In his biggest flip-flop yet, Mitt Romney exposes the lie Republicans have banked on to retake the White House. In a 2004 video (that blows the 2007 “angry” Obama video out of the water), Romney asserts that slow economic and job growth is a result of complex external factors, and cannot realistically be blamed on the incumbent (President George W. Bush).
The video, where Romney campaigns for Bush’s reelection, speaks for itself. (But don’t miss the enlightening data that follows the clip).
Reporter: Since January 2001, Massachusetts has lost as many jobs as Ohio, a much larger state. With a record like that, why would economically anxious Massachusetts residents vote for another four years [for Bush/Cheney]?
Romney: Uh – Pretty simply this. The people of America recognize that the slowdown in jobs that occurred during the early years of the Bush Administration were the result of a perfect storm. And an effort by [challenger John Kerry] to somehow say, “Oh, this recession, and the slowdown in jobs was the result of somehow this president [Bush] magically being elected – people in America just dismiss that as being poppycock.
They recognize that September 11, 2001 had a very significant impact on our economy and on jobs in this economy. To pretend that it doesn’t is just silliness. [Applause] They also recognize that…there was a cyclic recession that rebounded from the extravagance of the period that existed prior to that time, where we had irrational exuberance…and we had a downturn. They also recognize that the internet bubble burst. These things came together creating a perfect storm that meant a huge loss.
Insert “housing bubble” for “internet bubble,” and inhale the irony.
Romney: Now, the question then is, what did the president [Bush] do to restoke the economy? And he passed an across-the-board tax cut that affected families that had children, that affected working families, that affected people across our economy, with the idea that this tax cut and his economic policies would rebuild our economy.
Okay, sounds a lot like Obama’s stimulus package…But the difference is we already know that Bush’s policies didn’t rebuild our economy. Instead, Bush left office in the midst of the deepest and most painful recession the nation has experienced since the 1930s. Bush’s administration also saw income inequality accelerate rapidly, which, admittedly, hasn’t slowed in recent years.
The really interesting nugget is when you compare economic growth under Bush and Obama, the results are nearly identical (and Bush even has the advantage of looking at a longer term in office). The average annual real GDP growth under eight years of George W. Bush was just 2.04% (a statistic Jay Bookman posted and I verified with World Bank data.) If you throw out Bush’s worst recession year (2008), he still only averaged 2.39% real GDP growth from 2001-2007.
While the economy was in a tailspin in Obama’s first year in office (-3.5% GDP growth), the Obama administration has produced an average annualized rate of GDP growth of 2.12% from Q1 2010 through Q2 2012, right on par with what Bush was able to produce, and Bush didn’t start his term with a major global recession.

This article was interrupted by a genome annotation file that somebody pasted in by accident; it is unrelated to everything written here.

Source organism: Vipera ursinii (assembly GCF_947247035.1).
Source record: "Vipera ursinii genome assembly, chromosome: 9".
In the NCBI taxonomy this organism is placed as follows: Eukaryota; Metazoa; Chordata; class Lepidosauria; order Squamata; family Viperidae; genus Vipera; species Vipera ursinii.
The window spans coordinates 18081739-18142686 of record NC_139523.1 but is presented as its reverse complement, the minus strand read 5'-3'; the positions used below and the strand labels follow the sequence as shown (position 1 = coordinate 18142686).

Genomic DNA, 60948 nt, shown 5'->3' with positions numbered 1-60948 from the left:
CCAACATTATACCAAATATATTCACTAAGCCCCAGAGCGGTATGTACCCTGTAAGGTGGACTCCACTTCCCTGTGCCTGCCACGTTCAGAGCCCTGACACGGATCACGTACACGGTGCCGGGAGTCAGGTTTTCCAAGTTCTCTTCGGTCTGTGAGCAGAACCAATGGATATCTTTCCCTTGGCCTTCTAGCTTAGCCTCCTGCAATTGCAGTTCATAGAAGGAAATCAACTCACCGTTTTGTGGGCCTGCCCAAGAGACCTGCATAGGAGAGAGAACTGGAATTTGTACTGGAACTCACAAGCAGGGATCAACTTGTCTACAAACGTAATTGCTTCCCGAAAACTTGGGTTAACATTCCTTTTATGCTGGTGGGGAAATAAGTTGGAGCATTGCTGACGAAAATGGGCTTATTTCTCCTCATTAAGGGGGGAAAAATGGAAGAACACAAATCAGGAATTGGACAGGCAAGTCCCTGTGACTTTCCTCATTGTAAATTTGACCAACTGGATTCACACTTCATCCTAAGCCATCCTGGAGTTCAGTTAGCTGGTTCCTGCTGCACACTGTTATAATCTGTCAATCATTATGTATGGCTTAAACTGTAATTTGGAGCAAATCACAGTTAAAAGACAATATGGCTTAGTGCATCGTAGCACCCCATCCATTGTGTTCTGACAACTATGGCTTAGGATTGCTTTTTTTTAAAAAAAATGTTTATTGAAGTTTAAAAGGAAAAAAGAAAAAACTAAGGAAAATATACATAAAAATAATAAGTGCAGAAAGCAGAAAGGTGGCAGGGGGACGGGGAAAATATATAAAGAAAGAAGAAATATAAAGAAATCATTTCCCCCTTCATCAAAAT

Romney: Every indication is that the economic policies adopted and pursued by this president are creating jobs at a very high pace, and so the people of America have to ask: “Do you want to stay with the president who is rebuilding the economy, who is creating jobs, or do you want to stop midstream and find someone new?”… This is a president who is doing that, who is creating jobs, overcoming one of the worst, if you will, convergences of an internet bubble burst, of a terrorist attack and the cyclical downturn that we’ve seen.
Well, if you look at the numbers, the Obama administration can correctly claim credit for creating more private sector jobs from 2010-2012 than the Bush administration netted in 7 years. Critics say those numbers are massaged because they don’t account for Obama’s public sector job losses (very much the result of GOP “austerity” budgets that laid off state and federal workers).
Even when looking at the data in the below graph that FactCheck.org claims is more balanced, there’s still no denying that Obama’s private sector job growth record slightly outpaces Bush’s. Regarding the gap in public sector jobs (right), Obama deserves no more fault than the Republicans who have obstructed every public sector job recovery effort from the American Jobs Act to the Veterans Jobs Bill.
While “at least as good as Bush” isn’t necessarily a slogan to win a campaign on, the economic reality proves that Romney and Republicans are wolves in sheep’s clothing when they say “We can’t afford four more years.” By any objective measure, Obama has done a decent job at salvaging the economic wreck he inherited, comparable with the last Republican president — and perhaps even better, when adjusting for other factors.
Gripes the American people have about low wages, slashed government budgets, and outsourcing of American jobs are better addressed to 310 1st Street Southeast, Washington, DC 20003, the headquarters of the Republican National Committee, or to your local voting booth on Nov. 6.